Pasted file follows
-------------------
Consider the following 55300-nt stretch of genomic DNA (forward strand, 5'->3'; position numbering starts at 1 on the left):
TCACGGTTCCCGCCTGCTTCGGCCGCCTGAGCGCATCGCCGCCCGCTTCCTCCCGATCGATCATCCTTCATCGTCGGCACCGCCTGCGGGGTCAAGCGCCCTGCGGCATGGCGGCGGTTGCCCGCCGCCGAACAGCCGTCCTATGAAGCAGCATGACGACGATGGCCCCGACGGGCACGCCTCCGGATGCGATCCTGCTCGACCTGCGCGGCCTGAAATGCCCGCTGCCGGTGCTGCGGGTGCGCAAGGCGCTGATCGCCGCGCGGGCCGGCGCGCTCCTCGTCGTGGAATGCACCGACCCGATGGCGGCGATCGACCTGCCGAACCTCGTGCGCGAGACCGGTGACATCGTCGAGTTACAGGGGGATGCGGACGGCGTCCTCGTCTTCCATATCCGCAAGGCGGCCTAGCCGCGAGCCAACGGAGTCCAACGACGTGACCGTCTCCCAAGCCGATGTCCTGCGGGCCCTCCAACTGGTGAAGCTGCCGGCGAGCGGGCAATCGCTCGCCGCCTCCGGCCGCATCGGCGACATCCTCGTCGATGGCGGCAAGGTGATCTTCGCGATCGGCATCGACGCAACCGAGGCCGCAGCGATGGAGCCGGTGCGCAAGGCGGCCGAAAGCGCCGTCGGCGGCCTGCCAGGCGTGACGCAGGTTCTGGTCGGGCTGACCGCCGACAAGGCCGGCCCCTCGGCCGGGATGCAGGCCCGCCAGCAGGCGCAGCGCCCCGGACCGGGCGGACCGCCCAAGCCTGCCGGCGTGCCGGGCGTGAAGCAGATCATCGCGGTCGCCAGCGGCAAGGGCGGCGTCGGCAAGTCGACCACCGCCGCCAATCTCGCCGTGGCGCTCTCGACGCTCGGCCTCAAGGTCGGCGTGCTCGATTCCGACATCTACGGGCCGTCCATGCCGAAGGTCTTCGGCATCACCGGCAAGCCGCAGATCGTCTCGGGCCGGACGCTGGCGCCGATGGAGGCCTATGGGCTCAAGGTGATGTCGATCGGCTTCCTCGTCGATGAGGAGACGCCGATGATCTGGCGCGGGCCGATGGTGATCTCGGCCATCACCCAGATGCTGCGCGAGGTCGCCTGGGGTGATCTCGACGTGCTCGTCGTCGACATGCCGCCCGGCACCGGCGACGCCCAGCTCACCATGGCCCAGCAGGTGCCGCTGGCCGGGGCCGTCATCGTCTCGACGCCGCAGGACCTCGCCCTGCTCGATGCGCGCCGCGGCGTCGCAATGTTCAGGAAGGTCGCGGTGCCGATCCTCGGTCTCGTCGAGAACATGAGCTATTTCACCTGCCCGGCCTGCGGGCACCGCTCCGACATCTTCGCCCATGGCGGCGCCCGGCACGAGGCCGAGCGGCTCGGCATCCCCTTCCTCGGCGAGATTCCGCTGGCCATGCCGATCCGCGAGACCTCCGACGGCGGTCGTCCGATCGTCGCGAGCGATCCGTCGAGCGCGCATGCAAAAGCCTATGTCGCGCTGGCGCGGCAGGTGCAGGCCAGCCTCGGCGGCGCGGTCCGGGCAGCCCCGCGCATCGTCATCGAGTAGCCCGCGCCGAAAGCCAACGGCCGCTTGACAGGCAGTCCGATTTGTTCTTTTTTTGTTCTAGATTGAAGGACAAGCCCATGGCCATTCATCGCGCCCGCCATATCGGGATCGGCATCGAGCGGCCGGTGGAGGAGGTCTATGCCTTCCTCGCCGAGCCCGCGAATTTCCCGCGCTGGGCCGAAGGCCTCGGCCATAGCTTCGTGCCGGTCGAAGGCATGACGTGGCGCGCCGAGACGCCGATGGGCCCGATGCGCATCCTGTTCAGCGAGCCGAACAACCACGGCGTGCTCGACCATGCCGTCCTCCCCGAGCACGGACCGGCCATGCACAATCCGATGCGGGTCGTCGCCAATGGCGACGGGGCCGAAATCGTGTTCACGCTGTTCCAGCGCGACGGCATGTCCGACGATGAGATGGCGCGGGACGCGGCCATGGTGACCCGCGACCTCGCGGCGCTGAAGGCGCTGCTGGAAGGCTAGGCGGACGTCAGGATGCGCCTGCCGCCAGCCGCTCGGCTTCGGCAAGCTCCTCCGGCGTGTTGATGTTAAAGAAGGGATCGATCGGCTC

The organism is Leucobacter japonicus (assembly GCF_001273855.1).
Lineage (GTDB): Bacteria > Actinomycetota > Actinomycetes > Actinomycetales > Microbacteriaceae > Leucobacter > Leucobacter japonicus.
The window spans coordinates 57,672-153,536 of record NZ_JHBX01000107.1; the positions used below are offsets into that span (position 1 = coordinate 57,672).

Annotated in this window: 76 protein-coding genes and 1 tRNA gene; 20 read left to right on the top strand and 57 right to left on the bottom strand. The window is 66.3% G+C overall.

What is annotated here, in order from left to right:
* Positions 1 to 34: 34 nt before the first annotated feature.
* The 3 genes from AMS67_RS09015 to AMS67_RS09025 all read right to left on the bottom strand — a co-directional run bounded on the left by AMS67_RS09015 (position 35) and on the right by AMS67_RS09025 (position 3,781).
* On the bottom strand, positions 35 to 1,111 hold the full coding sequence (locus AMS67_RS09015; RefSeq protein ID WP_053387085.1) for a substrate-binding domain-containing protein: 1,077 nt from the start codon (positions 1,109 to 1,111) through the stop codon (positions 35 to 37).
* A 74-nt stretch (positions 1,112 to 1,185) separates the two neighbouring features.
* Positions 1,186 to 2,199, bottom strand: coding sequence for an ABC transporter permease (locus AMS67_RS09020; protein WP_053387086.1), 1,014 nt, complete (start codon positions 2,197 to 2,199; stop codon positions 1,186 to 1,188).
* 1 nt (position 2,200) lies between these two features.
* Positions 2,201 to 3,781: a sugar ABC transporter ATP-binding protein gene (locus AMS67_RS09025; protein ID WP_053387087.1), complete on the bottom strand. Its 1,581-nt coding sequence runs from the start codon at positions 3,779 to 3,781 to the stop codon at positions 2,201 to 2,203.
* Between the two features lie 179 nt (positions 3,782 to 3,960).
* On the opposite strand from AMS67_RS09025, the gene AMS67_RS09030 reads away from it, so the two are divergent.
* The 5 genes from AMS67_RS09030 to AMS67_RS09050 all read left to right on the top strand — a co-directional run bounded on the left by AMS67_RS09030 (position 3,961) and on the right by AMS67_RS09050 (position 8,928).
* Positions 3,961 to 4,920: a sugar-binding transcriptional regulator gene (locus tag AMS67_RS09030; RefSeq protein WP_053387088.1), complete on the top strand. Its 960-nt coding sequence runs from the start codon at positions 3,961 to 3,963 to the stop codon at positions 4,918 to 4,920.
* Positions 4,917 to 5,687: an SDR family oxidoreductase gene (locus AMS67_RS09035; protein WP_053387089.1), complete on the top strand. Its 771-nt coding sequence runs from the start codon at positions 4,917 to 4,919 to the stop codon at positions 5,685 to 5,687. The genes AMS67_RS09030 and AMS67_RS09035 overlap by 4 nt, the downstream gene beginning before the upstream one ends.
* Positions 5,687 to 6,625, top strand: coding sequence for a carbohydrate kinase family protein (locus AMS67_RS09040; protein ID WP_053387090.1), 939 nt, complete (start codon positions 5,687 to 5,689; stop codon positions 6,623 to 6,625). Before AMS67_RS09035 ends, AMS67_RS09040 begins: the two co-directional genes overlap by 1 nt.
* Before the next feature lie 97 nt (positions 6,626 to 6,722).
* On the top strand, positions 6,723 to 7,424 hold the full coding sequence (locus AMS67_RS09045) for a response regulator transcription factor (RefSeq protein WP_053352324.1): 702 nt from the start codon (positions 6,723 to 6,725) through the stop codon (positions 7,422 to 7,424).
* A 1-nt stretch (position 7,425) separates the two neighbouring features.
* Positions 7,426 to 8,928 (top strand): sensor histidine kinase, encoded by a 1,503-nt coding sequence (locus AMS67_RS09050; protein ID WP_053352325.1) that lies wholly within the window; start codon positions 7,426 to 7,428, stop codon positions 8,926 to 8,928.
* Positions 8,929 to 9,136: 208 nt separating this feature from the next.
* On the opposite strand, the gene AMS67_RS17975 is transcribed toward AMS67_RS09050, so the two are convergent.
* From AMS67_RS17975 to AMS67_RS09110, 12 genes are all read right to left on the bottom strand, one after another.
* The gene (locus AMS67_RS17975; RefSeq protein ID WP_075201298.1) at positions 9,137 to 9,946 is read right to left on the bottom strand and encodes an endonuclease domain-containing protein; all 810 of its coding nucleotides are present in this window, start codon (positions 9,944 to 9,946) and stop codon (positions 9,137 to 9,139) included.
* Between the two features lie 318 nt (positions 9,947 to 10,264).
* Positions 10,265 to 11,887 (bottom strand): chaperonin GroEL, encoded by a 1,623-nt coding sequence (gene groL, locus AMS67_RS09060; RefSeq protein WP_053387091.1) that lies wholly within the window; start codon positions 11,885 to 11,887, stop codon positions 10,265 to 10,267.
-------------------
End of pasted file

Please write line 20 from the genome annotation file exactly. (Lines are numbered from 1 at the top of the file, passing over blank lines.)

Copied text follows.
* Positions 5,687 to 6,625, top strand: coding sequence for a carbohydrate kinase family protein (locus AMS67_RS09040; protein ID WP_053387090.1), 939 nt, complete (start codon positions 5,687 to 5,689; stop codon positions 6,623 to 6,625). Before AMS67_RS09035 ends, AMS67_RS09040 begins: the two co-directional genes overlap by 1 nt.